David Warner 'Crossed The Line' With Jonathan Trott Sledging, Says Steve Waugh

David Warner "crossed the line" with his comments about England batsman Jonathan Trott, according to former Australia captain Steve Waugh.

Trott had a dreadful first Ashes Test in Brisbane and after a second-innings dismissal was labelled as being "pretty poor and pretty weak" by Warner.

Trott was not the only England batsman to struggle in a match they lost by 381 runs, but he was brought into greater focus by Warner's comments and then when he flew home to deal with a stress-related illness on Monday.

Warner labelled Trott "poor" and "weak" in Brisbane

There is no suggestion Warner made the comments in relation to Trott's situation, but Waugh advised the Australian opener not to get personal.

Speaking to the Sydney Cricket Ground's official website, he said: "I think Dave Warner's comments were out of order. I don't believe you should comment on someone else personally on the opposition.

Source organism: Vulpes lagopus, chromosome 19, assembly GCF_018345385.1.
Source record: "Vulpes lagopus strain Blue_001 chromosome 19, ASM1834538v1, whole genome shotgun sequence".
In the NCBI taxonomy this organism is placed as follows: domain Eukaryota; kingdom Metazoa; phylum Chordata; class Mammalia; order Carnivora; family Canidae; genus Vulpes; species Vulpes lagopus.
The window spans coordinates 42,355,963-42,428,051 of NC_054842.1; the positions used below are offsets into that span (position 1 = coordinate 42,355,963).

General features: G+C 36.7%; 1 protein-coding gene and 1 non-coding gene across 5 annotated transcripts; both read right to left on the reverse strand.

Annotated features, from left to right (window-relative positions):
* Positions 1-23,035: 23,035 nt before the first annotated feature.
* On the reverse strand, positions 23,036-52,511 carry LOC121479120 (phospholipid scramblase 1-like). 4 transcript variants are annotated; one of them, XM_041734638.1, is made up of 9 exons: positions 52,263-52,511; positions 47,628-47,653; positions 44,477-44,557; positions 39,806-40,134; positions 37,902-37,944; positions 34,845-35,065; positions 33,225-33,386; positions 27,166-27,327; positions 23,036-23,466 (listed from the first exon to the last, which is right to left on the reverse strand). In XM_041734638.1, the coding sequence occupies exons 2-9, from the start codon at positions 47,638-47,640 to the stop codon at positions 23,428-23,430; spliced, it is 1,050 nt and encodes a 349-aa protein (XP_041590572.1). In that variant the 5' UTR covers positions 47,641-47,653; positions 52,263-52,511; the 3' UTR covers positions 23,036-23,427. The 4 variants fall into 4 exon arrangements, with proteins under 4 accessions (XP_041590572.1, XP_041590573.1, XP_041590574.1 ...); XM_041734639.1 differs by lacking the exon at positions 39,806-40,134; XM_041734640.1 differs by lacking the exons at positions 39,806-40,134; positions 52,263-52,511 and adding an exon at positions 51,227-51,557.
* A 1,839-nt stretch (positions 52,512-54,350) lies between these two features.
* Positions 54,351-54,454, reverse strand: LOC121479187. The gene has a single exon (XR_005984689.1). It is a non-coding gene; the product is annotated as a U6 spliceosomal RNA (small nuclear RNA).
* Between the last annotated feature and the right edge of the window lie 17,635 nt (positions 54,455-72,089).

"He can make a generic comment, but I think when you get personal like that, you cross the line on how players treat each other, and the respect they should have.

Waugh relished sledging when he represented Australia

"So I didn't agree with Dave's comments. Having said that, he probably did smell a bit of fear in the England opposition players.

"Unfortunately for Jonathan Trott, it was a personal issue, and you don't want to keep going on about that. You just want him to get better and get well. So I think that hopefully has been put behind in that last Test match, and won't be brought up again."

There were other issues to arise at the Gabba, including Australia captain Michael Clarke being fined for a comment aimed at England's James Anderson which was picked up by the stump microphone.

Anderson and Clarke

Clarke told Anderson to "Get ready for a broken f*****g arm", although Waugh - who made 168 Test appearances in the Baggy Green - does not see too much of an issue.

"In the overall scheme of things I don't think there was that much controversy. I think I've seen Test matches like that played every week of the year," he added.

"Obviously, when one or two things went through the stump microphones which you're not used to, and it's a bit unfair on the player, that does tend to put a bit of fuel on the fire."